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Tear Jerker: Current 93
  • "Sleep Has His House," a rather downcast List Song, concerning that which death itself renders meaningless. The studio version, from the album of the same name, is particularly hard-hitting, as it's lead up to by a very long, almost heaven-like harmonium drone that makes great use of Looped Lyrics.
  • The Inmost Light has a few doozies:
    • "The Bloodbells Chime," which states the Awful Truth that innocence, once lost, is irretrievable. David himself couldn't help but break down in tears during the sessions.
    • Current 93 and Nick Cave's cover of "All the Pretty Little Horses". The original itself is already heartbreaking when you learn its origin: it was traditionally sung by American slaves who were forced to care for their masters' children while neglecting their own (which is referenced in the song itself).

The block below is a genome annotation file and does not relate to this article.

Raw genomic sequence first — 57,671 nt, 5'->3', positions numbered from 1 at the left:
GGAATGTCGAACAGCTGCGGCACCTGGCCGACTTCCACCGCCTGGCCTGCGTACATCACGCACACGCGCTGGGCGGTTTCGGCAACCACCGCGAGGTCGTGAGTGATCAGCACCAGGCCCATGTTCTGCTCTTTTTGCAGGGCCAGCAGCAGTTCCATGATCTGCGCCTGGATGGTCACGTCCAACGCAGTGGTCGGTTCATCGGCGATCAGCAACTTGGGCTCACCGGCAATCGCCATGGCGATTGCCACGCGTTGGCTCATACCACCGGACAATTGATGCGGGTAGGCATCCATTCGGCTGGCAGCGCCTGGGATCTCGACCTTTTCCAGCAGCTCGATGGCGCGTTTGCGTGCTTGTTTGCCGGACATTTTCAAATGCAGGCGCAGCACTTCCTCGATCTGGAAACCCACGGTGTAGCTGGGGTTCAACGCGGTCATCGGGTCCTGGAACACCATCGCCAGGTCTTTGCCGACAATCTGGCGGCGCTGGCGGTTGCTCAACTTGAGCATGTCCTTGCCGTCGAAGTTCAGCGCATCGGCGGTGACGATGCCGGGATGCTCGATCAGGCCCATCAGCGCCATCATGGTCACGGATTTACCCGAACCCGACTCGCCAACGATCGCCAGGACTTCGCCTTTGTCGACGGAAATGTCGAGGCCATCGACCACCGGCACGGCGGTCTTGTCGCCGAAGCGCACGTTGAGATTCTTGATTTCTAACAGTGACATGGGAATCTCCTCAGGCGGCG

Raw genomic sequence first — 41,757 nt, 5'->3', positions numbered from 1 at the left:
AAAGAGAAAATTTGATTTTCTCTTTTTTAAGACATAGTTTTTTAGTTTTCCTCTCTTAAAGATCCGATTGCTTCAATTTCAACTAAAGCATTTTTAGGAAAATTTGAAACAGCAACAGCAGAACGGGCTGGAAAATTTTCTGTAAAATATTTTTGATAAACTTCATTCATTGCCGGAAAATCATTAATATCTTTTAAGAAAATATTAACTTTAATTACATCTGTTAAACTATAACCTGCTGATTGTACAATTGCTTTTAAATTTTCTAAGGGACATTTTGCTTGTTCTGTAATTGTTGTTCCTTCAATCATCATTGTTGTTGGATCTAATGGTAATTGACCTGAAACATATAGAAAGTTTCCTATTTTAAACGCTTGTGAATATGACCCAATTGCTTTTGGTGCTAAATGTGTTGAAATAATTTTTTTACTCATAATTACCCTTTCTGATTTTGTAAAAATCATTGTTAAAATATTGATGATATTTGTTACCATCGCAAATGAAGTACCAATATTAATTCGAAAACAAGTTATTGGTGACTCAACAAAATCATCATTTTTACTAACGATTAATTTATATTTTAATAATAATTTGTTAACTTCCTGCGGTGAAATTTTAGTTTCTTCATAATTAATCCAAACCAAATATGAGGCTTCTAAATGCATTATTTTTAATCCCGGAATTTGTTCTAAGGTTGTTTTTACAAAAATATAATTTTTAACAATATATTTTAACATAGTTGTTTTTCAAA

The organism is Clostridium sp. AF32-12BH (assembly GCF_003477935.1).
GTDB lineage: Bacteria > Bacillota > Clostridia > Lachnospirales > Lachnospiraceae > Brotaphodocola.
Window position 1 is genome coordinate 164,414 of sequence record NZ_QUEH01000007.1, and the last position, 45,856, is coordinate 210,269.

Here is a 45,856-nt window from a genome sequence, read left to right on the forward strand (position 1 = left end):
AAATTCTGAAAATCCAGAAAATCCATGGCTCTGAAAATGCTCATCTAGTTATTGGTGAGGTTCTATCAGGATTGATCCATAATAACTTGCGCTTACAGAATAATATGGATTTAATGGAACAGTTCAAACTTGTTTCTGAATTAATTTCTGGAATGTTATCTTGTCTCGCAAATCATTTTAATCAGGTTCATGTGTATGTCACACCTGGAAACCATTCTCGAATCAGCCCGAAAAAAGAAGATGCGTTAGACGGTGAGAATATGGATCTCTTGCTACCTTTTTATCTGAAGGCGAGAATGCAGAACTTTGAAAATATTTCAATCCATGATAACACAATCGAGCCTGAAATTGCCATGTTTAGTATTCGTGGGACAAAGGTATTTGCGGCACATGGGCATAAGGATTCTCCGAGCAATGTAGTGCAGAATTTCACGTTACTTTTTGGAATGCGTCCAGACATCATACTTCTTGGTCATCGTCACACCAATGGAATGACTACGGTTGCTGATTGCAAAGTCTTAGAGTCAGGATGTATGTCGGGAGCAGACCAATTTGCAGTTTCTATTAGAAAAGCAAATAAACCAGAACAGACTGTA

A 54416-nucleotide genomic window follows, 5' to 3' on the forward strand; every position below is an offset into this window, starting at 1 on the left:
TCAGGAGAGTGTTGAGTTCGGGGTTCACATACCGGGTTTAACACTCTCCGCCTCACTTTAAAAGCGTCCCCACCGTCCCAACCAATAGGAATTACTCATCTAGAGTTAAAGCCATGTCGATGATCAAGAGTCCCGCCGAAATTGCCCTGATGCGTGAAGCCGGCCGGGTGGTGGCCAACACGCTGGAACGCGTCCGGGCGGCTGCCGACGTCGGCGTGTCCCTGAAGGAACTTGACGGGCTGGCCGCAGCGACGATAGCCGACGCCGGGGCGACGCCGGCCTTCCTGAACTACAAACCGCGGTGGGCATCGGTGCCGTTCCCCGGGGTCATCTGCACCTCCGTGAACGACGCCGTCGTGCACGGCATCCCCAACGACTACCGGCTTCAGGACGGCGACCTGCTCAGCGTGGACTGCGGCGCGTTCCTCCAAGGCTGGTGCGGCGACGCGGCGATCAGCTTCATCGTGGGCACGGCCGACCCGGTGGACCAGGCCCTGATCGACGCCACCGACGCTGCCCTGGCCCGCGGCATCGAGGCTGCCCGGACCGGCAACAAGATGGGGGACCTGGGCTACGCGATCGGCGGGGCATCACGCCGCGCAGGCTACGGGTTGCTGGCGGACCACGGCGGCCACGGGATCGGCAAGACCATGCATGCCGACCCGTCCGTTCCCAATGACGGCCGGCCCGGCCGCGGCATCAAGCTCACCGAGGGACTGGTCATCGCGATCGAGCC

• Shirley Collins' version of at the end of "The Starres are Marching Sadly Home," which is made all the more poignant by a slight, if disturbing, rewrite.
  • "The Beautiful Dancing Dust", off Black Ships Ate the Sky. It's a beautiful, calming, almost lullaby-like piece about accepting your forthcoming destruction at the hands of the Black Ships, coming right on the tail end of the ominous Chris and Cosey version of "Idumaea."
  • "The Seahorse Rears To Oblivion," a gloomy, introspective song regarding Tibet's beliefs on God, creation, and the end.
The CureTearJerker/MusicDaft Punk

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